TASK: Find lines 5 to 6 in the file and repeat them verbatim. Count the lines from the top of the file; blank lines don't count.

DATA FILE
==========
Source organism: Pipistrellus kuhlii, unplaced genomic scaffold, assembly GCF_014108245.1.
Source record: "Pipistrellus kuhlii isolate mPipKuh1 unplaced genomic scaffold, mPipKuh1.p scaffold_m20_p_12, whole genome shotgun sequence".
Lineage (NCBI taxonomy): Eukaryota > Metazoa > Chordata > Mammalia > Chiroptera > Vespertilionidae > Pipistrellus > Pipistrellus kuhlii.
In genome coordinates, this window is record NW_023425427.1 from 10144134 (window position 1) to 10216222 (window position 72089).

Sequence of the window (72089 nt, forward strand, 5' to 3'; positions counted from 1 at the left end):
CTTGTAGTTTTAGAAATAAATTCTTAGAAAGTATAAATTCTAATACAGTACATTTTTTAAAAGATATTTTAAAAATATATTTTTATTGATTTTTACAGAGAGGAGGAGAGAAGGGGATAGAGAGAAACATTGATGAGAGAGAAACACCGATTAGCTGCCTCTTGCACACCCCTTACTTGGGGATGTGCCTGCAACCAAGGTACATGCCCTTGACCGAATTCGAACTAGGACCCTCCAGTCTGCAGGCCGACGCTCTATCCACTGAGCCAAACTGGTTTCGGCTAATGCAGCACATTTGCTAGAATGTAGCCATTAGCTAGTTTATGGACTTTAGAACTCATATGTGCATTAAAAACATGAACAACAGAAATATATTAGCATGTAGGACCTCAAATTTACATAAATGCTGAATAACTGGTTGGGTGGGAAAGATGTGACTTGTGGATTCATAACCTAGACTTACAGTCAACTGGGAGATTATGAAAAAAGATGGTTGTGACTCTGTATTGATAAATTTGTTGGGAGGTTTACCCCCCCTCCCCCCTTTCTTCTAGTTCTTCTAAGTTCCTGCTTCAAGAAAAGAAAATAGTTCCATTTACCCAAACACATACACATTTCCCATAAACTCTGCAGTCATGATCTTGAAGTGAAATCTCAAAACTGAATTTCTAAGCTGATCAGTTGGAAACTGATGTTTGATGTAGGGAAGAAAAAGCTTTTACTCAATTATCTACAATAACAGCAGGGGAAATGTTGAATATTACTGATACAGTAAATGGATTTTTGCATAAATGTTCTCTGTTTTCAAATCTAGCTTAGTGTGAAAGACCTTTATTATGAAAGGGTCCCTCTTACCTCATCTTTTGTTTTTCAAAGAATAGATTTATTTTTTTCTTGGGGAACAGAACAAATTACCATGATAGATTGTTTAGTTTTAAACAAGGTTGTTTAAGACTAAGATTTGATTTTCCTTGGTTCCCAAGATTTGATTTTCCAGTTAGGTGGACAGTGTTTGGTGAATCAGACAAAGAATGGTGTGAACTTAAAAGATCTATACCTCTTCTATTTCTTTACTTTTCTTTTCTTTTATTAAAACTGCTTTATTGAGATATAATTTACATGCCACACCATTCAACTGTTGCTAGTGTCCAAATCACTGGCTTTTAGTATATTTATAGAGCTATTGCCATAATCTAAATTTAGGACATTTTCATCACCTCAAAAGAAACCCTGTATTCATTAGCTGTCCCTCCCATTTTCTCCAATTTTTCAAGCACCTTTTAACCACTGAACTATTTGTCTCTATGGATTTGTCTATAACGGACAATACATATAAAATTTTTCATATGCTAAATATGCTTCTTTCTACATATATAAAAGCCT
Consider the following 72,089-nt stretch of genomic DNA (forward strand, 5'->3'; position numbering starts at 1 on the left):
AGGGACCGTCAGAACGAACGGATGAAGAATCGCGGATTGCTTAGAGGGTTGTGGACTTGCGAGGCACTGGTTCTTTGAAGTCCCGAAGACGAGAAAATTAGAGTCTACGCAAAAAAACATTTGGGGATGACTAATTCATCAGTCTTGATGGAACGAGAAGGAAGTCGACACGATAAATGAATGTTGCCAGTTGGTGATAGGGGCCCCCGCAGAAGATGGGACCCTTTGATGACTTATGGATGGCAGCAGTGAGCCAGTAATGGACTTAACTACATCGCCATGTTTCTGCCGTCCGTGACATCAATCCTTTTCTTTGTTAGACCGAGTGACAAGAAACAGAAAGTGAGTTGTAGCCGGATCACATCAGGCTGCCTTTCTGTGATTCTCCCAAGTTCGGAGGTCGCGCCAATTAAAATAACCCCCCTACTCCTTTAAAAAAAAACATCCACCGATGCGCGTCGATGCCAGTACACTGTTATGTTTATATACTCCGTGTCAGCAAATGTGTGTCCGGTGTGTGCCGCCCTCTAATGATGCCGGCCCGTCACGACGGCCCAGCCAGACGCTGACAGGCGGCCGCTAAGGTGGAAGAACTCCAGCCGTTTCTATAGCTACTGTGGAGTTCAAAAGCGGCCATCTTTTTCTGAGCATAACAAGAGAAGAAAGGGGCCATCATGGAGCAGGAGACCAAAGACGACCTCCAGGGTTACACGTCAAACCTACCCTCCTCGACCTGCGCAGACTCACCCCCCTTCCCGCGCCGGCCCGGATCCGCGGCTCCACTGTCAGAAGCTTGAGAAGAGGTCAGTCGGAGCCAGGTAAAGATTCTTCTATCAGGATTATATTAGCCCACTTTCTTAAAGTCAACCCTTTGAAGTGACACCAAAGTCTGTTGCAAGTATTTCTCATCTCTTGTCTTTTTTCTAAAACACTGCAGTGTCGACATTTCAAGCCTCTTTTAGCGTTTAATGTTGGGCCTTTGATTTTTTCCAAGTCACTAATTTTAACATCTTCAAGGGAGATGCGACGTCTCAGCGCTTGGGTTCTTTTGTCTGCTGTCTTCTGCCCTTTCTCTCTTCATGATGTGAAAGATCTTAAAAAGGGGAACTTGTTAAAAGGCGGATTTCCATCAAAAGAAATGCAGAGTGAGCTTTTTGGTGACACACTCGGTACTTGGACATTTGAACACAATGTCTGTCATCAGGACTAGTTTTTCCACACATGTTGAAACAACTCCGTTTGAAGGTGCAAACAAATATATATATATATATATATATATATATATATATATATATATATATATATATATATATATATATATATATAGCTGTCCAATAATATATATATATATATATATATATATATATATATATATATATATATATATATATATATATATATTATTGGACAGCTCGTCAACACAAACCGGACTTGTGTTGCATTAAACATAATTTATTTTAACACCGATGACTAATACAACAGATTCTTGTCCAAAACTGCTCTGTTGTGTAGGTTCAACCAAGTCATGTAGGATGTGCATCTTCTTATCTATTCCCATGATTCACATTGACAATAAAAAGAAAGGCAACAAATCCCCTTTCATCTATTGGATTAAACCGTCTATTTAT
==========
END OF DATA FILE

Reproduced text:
Sequence of the window (72089 nt, forward strand, 5' to 3'; positions counted from 1 at the left end):
CTTGTAGTTTTAGAAATAAATTCTTAGAAAGTATAAATTCTAATACAGTACATTTTTTAAAAGATATTTTAAAAATATATTTTTATTGATTTTTACAGAGAGGAGGAGAGAAGGGGATAGAGAGAAACATTGATGAGAGAGAAACACCGATTAGCTGCCTCTTGCACACCCCTTACTTGGGGATGTGCCTGCAACCAAGGTACATGCCCTTGACCGAATTCGAACTAGGACCCTCCAGTCTGCAGGCCGACGCTCTATCCACTGAGCCAAACTGGTTTCGGCTAATGCAGCACATTTGCTAGAATGTAGCCATTAGCTAGTTTATGGACTTTAGAACTCATATGTGCATTAAAAACATGAACAACAGAAATATATTAGCATGTAGGACCTCAAATTTACATAAATGCTGAATAACTGGTTGGGTGGGAAAGATGTGACTTGTGGATTCATAACCTAGACTTACAGTCAACTGGGAGATTATGAAAAAAGATGGTTGTGACTCTGTATTGATAAATTTGTTGGGAGGTTTACCCCCCCTCCCCCCTTTCTTCTAGTTCTTCTAAGTTCCTGCTTCAAGAAAAGAAAATAGTTCCATTTACCCAAACACATACACATTTCCCATAAACTCTGCAGTCATGATCTTGAAGTGAAATCTCAAAACTGAATTTCTAAGCTGATCAGTTGGAAACTGATGTTTGATGTAGGGAAGAAAAAGCTTTTACTCAATTATCTACAATAACAGCAGGGGAAATGTTGAATATTACTGATACAGTAAATGGATTTTTGCATAAATGTTCTCTGTTTTCAAATCTAGCTTAGTGTGAAAGACCTTTATTATGAAAGGGTCCCTCTTACCTCATCTTTTGTTTTTCAAAGAATAGATTTATTTTTTTCTTGGGGAACAGAACAAATTACCATGATAGATTGTTTAGTTTTAAACAAGGTTGTTTAAGACTAAGATTTGATTTTCCTTGGTTCCCAAGATTTGATTTTCCAGTTAGGTGGACAGTGTTTGGTGAATCAGACAAAGAATGGTGTGAACTTAAAAGATCTATACCTCTTCTATTTCTTTACTTTTCTTTTCTTTTATTAAAACTGCTTTATTGAGATATAATTTACATGCCACACCATTCAACTGTTGCTAGTGTCCAAATCACTGGCTTTTAGTATATTTATAGAGCTATTGCCATAATCTAAATTTAGGACATTTTCATCACCTCAAAAGAAACCCTGTATTCATTAGCTGTCCCTCCCATTTTCTCCAATTTTTCAAGCACCTTTTAACCACTGAACTATTTGTCTCTATGGATTTGTCTATAACGGACAATACATATAAAATTTTTCATATGCTAAATATGCTTCTTTCTACATATATAAAAGCCT